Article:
South Africa welcomes new cybercrime legislation
Businesses in South Africa are reporting economic crime rates higher than any other country in the world, with cyber fraud cases expected to rise significantly in the coming years.
That stark reality is one that worries a quarter of the organizations currently operating within Africa’s second largest economy, as laid out in a 2018 survey by British accountancy firm PwC, which also found only a third of industry are actively defending against cyber-threats.
This landscape will remain unprotected if no mechanisms are brought into place – tools that, attorney Lisa Emma-Iwuoah thinks, begin with drafting cybercrime legislation.
“In South Africa, as in most countries, we have specific crimes related to fraud, which are already established in our law,” Emma-Iwuoah, who works with Cape Town-based Michalsons corporate law firm, told The Daily Swig.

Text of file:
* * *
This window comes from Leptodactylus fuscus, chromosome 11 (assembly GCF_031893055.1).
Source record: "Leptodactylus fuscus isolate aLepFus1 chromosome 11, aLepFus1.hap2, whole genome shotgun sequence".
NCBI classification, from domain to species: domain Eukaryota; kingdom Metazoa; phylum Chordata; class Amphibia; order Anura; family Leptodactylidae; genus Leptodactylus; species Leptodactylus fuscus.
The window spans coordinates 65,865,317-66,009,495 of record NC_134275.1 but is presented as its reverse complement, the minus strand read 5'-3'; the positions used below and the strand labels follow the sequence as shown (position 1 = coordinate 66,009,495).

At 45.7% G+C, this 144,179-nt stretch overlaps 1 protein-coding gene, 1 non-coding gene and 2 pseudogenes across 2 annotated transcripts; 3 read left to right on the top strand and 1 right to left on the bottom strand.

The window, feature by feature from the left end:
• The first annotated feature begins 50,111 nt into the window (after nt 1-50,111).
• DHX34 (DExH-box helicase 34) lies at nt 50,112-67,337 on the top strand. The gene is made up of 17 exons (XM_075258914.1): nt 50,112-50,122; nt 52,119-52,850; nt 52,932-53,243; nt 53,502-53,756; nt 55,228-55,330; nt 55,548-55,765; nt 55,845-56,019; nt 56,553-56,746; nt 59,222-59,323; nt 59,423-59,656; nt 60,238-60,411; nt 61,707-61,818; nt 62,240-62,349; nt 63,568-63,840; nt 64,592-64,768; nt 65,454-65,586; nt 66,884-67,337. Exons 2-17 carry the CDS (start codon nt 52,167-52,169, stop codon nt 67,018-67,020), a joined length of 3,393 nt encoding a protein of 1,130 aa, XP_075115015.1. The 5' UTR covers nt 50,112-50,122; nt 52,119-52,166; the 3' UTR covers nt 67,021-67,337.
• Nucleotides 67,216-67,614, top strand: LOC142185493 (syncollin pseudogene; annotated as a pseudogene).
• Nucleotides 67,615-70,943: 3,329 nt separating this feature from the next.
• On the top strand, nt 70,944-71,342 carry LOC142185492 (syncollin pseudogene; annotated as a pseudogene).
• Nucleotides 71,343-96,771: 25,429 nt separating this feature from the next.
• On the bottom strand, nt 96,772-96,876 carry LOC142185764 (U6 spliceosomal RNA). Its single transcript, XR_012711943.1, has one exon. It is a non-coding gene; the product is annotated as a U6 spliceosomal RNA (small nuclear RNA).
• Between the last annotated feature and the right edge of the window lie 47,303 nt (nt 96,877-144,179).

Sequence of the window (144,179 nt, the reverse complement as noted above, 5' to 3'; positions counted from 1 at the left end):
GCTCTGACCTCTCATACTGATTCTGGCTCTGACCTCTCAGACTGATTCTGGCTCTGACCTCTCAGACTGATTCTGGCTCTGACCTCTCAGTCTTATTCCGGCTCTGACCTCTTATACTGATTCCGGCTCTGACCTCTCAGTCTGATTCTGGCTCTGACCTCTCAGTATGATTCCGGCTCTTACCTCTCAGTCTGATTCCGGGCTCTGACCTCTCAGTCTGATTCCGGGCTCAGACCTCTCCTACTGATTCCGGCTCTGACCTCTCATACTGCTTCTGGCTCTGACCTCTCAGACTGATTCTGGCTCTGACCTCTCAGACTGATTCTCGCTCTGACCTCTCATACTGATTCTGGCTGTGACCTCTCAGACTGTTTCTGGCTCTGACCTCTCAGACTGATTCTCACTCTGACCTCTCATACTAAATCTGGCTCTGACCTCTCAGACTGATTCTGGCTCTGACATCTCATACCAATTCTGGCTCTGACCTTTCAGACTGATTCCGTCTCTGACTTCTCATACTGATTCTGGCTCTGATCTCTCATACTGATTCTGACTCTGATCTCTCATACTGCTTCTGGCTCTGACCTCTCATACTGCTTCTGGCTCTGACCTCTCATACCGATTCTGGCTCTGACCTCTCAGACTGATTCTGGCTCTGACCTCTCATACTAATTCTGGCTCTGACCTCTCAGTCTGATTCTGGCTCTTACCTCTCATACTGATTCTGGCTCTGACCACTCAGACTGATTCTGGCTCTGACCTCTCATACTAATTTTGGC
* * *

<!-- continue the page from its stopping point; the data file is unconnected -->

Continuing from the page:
“But there’s a gap where we can’t deal with crimes in the cyber environment.”
A 2018 report by McAfee puts the global cost of cybercrime at an approximate $600 billion – a figure that has jumped from the $500 billion estimated in 2014.
While crimes bear resemblance to illicit activity in the physical realm – whether it’s extortion, stalking, or forgery – the use of technology for offending has made clear the lack of tools available for prosecution.
“Especially in relation to bank fraud,” said Emma-Iwuoah. “Or when people are buying houses and sending the transfer cost to an attorney.”
Emma-Iwuoah explained how one all-too-common crime sees fraudsters spoof property attorneys’ email addresses in order to trick prospective homeowners into transferring money.
“This is one example of where cybercrime law is necessary, as it would make it easier to catch cybercriminals and to stop them from stealing from people,” said Emma-Iwuoah.
Data security and the access of data are other factors that do not measure up to their present-day definitions in legislation. ..Read More..